Rankings Don't Matter. Oh Wait - Yes They Do!

Kenan-Flagler ranked #6 in the WSJ's annual MBA program rankings, up from #8 last year. Good for us!

MBA rankings are a fickle beast. Administration and staff have to pretend like they don't matter, yet does anyone wanna bet that Dean Jones and the MBA program staff aren't slapping high-fives this morning?

Students must say that they removed "rankings" from the decision-making process and instead focused on other variables, such as "fit". It is just amazing how Top 5 schools seem to "fit" a little bit better and how my classmates are and will continue to be abuzz about the new rankings.

Here's my brief assessment of the WSJ survey:

1. Recruiters like us because they can pay us less. KFBS has the lowest starting salary of the schools in the Top 10. Until we get pizzaid like a Top 10 program, I'm not buying the Top 10 distinction.

(Note - The article points out that the "what's in it for me" attitude similar to that which I just indirectly expressed caused Kellogg and Michigan to drop considerably from last year's rankings.)

2. We're eager. Which I presume relates to #1. We're a consensus Top 20 school. But, with regards to the Top 10, we're a bit of an up-and-comer, a scrappy underdog, if you will. Everyone loves an underdog - especially, it seems, MBA recruiters.

3. We don't have an "MBA attitude". KFBS does an amazing job of filtering out the jerks.  I can honestly say that I haven't met a single person here that rubs me the wrong way - which is pretty amazing considering my Jerry Seinfeld-esque sensitivity to jerks.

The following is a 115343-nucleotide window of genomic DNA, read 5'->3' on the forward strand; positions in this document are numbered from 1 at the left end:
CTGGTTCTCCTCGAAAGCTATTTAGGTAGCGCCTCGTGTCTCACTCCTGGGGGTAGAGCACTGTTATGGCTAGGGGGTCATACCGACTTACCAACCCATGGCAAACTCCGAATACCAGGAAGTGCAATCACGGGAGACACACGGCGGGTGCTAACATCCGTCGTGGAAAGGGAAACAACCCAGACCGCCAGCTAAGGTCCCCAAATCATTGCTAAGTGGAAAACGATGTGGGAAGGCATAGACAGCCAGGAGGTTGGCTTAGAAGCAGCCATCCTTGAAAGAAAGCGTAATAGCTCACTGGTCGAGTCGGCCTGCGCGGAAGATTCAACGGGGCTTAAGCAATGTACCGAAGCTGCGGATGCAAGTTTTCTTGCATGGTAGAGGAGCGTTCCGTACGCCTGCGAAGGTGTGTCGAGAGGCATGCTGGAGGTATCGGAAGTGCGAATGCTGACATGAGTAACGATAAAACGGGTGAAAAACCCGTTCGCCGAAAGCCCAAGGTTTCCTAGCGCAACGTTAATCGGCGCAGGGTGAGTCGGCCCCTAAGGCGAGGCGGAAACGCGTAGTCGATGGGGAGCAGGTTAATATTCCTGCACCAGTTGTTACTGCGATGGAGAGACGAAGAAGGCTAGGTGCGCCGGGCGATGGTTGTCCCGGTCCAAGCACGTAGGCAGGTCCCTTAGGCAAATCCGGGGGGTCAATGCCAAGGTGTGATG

On the contrary, I visited a consensus Top 10 school in the Northeast this past February and decided not to apply because of the surprising number of abrasive personalities I encountered. It was a recruiting visit! Aren't you supposed to be nice to me!?

KFBS would do very well to continue this trend and steal some of the "collegial MBA program" market share away from Tuck and Kellogg.

4. Our test scores are weak, but getting MUCH stronger. The survey reports an average GMAT score of ~660. This is for the class of 2008. My class has an average score of ~690.

Hopefully the test scores and other improvements will continue to push Kenan-Flagler up the rankings, which of course mean nothing and everything.